Even the Warhol was an offbeat work:
In a tie for second-highest lot of the evening, Andy Warhol’s Colored Mona Lisa (1963) had dealer Amalia Dayan battling it out until the end with her former boss Larry Gagosian, who won the piece for $56.2 million (all totals include premium, unless noted), well over its high estimate of $35 million. After the sale Dayan said she was disappointed to have lost the work for her client. “It’s a masterpiece,” she said. “Great year, great subject, it’s everything he’s about, plus great provenance.”
Let’s go back to Scott Reyburn for a summing up of the event:
“It lacked some of the fairy dust of the past couple of seasons,” Guy Jennings, managing director of the Fine Art Fund Group in London, said after Wednesday’s sale. “Sellers’ expectations are very high. Christie’s did a very solid, professional job to achieve it. Every time they perform well, the bar gets pushed a little higher.”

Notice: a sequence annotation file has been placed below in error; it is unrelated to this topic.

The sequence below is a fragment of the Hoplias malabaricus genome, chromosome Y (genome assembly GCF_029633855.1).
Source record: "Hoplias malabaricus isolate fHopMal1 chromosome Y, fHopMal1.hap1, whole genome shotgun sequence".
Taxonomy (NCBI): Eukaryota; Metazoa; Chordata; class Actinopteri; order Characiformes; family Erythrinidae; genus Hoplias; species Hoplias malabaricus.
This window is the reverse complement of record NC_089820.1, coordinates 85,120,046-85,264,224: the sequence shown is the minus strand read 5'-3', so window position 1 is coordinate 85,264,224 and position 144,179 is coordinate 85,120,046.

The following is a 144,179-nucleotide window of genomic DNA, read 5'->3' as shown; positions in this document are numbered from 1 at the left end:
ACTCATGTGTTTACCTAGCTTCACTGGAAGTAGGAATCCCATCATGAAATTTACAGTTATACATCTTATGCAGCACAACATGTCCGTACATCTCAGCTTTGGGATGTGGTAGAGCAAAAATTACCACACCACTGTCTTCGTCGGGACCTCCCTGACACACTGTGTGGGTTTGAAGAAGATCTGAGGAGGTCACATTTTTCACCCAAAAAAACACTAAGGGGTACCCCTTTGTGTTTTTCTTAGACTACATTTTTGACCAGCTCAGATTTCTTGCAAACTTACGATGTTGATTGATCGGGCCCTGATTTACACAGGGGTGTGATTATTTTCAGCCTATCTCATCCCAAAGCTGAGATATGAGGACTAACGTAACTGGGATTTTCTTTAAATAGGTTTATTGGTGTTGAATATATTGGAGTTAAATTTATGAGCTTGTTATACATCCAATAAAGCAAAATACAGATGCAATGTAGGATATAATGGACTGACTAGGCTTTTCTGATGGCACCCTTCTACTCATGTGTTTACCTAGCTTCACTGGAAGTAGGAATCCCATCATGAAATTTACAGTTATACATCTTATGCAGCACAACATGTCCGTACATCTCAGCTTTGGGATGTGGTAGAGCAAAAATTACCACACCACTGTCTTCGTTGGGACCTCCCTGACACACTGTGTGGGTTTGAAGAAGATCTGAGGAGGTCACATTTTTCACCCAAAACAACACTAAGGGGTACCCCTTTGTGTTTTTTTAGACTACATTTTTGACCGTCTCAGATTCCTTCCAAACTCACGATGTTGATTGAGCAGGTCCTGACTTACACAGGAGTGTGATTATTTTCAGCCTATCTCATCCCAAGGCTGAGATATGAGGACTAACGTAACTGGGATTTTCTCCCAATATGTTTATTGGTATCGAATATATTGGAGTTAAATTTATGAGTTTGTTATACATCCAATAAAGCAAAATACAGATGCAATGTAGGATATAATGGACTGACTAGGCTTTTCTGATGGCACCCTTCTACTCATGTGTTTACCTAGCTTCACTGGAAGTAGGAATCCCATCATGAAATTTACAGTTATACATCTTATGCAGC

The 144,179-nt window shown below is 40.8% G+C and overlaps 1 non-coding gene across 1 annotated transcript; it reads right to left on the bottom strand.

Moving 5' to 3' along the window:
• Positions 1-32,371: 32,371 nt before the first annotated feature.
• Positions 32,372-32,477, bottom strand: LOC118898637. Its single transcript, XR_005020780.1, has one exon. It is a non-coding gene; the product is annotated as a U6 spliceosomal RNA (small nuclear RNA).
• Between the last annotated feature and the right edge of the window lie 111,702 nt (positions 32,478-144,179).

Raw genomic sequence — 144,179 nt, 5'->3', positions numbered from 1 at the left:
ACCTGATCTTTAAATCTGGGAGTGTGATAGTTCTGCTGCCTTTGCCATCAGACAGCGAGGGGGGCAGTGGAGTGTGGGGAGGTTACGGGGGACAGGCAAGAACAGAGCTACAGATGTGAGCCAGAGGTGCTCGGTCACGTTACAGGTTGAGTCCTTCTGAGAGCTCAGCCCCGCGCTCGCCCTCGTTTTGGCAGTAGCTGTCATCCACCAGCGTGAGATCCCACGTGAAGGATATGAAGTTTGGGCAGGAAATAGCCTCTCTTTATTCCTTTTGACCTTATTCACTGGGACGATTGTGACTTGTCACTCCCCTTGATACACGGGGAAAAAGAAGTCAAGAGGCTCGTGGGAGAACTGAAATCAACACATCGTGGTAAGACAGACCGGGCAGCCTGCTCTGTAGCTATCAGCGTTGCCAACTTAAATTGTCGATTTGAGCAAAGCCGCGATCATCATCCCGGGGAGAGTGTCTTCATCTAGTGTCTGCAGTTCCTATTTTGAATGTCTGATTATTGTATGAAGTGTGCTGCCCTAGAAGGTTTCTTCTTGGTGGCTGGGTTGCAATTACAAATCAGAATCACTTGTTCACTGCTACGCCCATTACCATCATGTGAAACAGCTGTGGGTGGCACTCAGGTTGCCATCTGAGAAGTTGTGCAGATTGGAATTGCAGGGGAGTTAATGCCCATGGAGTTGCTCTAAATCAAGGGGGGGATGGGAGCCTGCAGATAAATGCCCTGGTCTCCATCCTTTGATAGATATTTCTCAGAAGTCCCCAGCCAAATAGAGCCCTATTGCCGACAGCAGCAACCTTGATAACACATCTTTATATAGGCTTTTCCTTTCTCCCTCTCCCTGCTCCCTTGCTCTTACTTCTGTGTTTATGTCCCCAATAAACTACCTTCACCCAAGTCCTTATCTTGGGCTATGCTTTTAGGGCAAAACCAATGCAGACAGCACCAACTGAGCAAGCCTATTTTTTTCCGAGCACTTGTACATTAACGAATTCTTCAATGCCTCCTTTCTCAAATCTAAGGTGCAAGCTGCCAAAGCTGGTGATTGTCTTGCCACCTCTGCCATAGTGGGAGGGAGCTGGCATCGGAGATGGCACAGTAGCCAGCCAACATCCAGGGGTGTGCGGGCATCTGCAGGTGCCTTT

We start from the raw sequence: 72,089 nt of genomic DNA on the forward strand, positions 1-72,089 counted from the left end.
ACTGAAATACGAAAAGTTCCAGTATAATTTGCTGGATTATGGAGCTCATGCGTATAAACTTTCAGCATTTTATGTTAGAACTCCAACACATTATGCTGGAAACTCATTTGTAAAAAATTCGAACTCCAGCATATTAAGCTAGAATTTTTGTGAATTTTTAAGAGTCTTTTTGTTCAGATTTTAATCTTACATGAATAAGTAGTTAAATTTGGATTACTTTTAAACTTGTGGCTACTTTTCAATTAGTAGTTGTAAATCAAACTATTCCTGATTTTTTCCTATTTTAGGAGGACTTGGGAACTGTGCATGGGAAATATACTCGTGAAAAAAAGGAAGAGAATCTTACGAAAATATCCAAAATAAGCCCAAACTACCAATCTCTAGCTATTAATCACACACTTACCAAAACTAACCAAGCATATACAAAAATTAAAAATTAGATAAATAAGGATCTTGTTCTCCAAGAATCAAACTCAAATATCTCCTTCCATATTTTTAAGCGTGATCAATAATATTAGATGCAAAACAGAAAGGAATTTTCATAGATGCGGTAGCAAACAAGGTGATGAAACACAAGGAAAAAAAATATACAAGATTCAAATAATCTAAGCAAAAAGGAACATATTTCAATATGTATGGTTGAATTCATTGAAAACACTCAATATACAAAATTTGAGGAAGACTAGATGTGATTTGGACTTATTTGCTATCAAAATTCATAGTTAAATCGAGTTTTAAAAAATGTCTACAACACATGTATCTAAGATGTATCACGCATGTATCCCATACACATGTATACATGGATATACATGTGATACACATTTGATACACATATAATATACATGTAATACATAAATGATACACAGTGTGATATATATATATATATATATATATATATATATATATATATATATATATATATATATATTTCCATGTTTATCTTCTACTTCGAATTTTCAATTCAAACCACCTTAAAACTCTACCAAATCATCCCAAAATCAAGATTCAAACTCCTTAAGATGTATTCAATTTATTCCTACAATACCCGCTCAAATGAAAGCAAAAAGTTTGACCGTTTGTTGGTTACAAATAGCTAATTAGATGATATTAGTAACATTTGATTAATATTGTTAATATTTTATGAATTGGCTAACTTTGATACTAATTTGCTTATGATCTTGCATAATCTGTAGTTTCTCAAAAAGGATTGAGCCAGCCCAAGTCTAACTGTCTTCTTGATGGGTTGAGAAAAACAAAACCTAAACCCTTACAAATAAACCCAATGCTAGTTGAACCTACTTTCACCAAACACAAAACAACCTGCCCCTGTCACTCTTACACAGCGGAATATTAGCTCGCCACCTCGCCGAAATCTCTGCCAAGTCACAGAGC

And The Art Newspaper closes with a wise warning. Guarantees have seemed to reach their limit and many of the week’s Contemporary lots are being bid upon with restraint:
“It was a strong sale—you’re almost not surprised anymore,” said the European dealer Thaddaeus Ropac as he left the saleroom. “It’s an unreal world—we had a great opening at Frieze, and now these auctions. You need to be careful not to get used to it.”
Christie’s Sells $1.4 Billion of Art in Two Auctions in New York (Bloomberg Business)
Christie’s Has Art World’s First $1 Billion Week (NYTimes.com)
Christie’s Megasale Totals $658.5 Million (artnet News)
In New York auctions $2bn already spent but no one is that surprised (The Art Newspaper)